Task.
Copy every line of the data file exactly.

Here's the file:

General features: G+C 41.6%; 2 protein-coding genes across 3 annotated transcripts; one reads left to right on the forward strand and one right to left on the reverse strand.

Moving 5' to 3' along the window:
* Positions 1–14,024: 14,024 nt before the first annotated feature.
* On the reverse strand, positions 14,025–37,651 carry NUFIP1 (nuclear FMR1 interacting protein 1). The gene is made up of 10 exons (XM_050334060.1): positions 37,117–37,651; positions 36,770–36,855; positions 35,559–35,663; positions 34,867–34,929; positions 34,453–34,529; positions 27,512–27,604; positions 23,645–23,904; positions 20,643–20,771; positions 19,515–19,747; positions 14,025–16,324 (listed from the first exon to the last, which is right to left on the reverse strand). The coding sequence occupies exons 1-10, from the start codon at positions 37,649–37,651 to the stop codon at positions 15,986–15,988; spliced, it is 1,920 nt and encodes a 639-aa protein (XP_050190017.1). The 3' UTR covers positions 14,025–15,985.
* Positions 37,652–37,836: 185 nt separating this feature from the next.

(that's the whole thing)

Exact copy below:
General features: G+C 41.6%; 2 protein-coding genes across 3 annotated transcripts; one reads left to right on the forward strand and one right to left on the reverse strand.

Moving 5' to 3' along the window:
* Positions 1–14,024: 14,024 nt before the first annotated feature.
* On the reverse strand, positions 14,025–37,651 carry NUFIP1 (nuclear FMR1 interacting protein 1). The gene is made up of 10 exons (XM_050334060.1): positions 37,117–37,651; positions 36,770–36,855; positions 35,559–35,663; positions 34,867–34,929; positions 34,453–34,529; positions 27,512–27,604; positions 23,645–23,904; positions 20,643–20,771; positions 19,515–19,747; positions 14,025–16,324 (listed from the first exon to the last, which is right to left on the reverse strand). The coding sequence occupies exons 1-10, from the start codon at positions 37,649–37,651 to the stop codon at positions 15,986–15,988; spliced, it is 1,920 nt and encodes a 639-aa protein (XP_050190017.1). The 3' UTR covers positions 14,025–15,985.
* Positions 37,652–37,836: 185 nt separating this feature from the next.